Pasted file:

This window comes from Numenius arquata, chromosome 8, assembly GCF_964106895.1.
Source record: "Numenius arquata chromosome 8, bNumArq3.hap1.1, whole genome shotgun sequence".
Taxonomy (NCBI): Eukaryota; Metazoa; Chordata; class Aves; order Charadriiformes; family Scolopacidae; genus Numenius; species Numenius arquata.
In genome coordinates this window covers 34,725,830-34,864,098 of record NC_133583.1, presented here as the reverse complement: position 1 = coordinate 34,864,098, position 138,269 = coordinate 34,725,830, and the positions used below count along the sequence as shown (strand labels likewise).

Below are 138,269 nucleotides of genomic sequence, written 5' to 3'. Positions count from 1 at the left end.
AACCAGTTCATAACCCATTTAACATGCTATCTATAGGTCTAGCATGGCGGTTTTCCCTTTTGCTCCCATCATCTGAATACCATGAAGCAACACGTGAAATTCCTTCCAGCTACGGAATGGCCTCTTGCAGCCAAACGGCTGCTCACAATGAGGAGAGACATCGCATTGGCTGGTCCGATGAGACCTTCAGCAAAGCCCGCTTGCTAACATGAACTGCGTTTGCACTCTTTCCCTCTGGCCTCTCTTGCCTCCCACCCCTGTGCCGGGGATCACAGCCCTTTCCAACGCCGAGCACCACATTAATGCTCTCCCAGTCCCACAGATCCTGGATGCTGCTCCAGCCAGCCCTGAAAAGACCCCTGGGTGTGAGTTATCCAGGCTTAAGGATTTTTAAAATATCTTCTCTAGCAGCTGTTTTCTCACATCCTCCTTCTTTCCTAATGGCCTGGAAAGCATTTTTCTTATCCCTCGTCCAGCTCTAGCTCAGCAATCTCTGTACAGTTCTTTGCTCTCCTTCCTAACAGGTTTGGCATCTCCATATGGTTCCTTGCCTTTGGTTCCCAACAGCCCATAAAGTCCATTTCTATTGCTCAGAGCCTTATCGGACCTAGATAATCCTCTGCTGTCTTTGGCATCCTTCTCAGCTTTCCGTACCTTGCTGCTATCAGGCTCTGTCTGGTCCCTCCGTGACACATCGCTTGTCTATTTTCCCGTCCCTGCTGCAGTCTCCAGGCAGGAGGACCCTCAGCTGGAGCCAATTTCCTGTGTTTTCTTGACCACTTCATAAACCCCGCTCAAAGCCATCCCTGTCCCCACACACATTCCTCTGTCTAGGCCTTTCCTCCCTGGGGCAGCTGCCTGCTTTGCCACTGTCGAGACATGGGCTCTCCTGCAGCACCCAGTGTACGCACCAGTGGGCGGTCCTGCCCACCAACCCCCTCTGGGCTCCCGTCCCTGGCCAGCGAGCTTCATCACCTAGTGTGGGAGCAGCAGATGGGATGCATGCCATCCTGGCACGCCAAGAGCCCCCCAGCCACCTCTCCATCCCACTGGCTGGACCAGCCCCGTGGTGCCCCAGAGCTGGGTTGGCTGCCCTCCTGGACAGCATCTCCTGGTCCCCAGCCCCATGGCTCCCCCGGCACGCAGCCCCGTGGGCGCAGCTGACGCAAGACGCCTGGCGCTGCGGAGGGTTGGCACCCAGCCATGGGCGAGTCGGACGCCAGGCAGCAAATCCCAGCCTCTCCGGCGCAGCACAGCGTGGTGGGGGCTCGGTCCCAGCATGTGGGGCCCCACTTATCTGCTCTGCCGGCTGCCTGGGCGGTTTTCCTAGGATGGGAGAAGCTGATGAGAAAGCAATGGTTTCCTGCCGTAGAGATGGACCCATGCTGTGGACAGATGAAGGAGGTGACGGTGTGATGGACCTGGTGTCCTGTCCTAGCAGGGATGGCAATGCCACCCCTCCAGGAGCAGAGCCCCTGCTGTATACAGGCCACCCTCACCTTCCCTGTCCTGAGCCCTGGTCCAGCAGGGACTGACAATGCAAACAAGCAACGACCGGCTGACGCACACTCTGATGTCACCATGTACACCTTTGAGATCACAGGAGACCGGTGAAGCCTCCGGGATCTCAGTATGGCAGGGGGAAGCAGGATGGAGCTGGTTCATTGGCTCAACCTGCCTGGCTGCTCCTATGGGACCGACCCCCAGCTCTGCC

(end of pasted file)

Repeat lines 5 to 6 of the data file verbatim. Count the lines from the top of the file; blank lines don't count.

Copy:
Below are 138,269 nucleotides of genomic sequence, written 5' to 3'. Positions count from 1 at the left end.
AACCAGTTCATAACCCATTTAACATGCTATCTATAGGTCTAGCATGGCGGTTTTCCCTTTTGCTCCCATCATCTGAATACCATGAAGCAACACGTGAAATTCCTTCCAGCTACGGAATGGCCTCTTGCAGCCAAACGGCTGCTCACAATGAGGAGAGACATCGCATTGGCTGGTCCGATGAGACCTTCAGCAAAGCCCGCTTGCTAACATGAACTGCGTTTGCACTCTTTCCCTCTGGCCTCTCTTGCCTCCCACCCCTGTGCCGGGGATCACAGCCCTTTCCAACGCCGAGCACCACATTAATGCTCTCCCAGTCCCACAGATCCTGGATGCTGCTCCAGCCAGCCCTGAAAAGACCCCTGGGTGTGAGTTATCCAGGCTTAAGGATTTTTAAAATATCTTCTCTAGCAGCTGTTTTCTCACATCCTCCTTCTTTCCTAATGGCCTGGAAAGCATTTTTCTTATCCCTCGTCCAGCTCTAGCTCAGCAATCTCTGTACAGTTCTTTGCTCTCCTTCCTAACAGGTTTGGCATCTCCATATGGTTCCTTGCCTTTGGTTCCCAACAGCCCATAAAGTCCATTTCTATTGCTCAGAGCCTTATCGGACCTAGATAATCCTCTGCTGTCTTTGGCATCCTTCTCAGCTTTCCGTACCTTGCTGCTATCAGGCTCTGTCTGGTCCCTCCGTGACACATCGCTTGTCTATTTTCCCGTCCCTGCTGCAGTCTCCAGGCAGGAGGACCCTCAGCTGGAGCCAATTTCCTGTGTTTTCTTGACCACTTCATAAACCCCGCTCAAAGCCATCCCTGTCCCCACACACATTCCTCTGTCTAGGCCTTTCCTCCCTGGGGCAGCTGCCTGCTTTGCCACTGTCGAGACATGGGCTCTCCTGCAGCACCCAGTGTACGCACCAGTGGGCGGTCCTGCCCACCAACCCCCTCTGGGCTCCCGTCCCTGGCCAGCGAGCTTCATCACCTAGTGTGGGAGCAGCAGATGGGATGCATGCCATCCTGGCACGCCAAGAGCCCCCCAGCCACCTCTCCATCCCACTGGCTGGACCAGCCCCGTGGTGCCCCAGAGCTGGGTTGGCTGCCCTCCTGGACAGCATCTCCTGGTCCCCAGCCCCATGGCTCCCCCGGCACGCAGCCCCGTGGGCGCAGCTGACGCAAGACGCCTGGCGCTGCGGAGGGTTGGCACCCAGCCATGGGCGAGTCGGACGCCAGGCAGCAAATCCCAGCCTCTCCGGCGCAGCACAGCGTGGTGGGGGCTCGGTCCCAGCATGTGGGGCCCCACTTATCTGCTCTGCCGGCTGCCTGGGCGGTTTTCCTAGGATGGGAGAAGCTGATGAGAAAGCAATGGTTTCCTGCCGTAGAGATGGACCCATGCTGTGGACAGATGAAGGAGGTGACGGTGTGATGGACCTGGTGTCCTGTCCTAGCAGGGATGGCAATGCCACCCCTCCAGGAGCAGAGCCCCTGCTGTATACAGGCCACCCTCACCTTCCCTGTCCTGAGCCCTGGTCCAGCAGGGACTGACAATGCAAACAAGCAACGACCGGCTGACGCACACTCTGATGTCACCATGTACACCTTTGAGATCACAGGAGACCGGTGAAGCCTCCGGGATCTCAGTATGGCAGGGGGAAGCAGGATGGAGCTGGTTCATTGGCTCAACCTGCCTGGCTGCTCCTATGGGACCGACCCCCAGCTCTGCC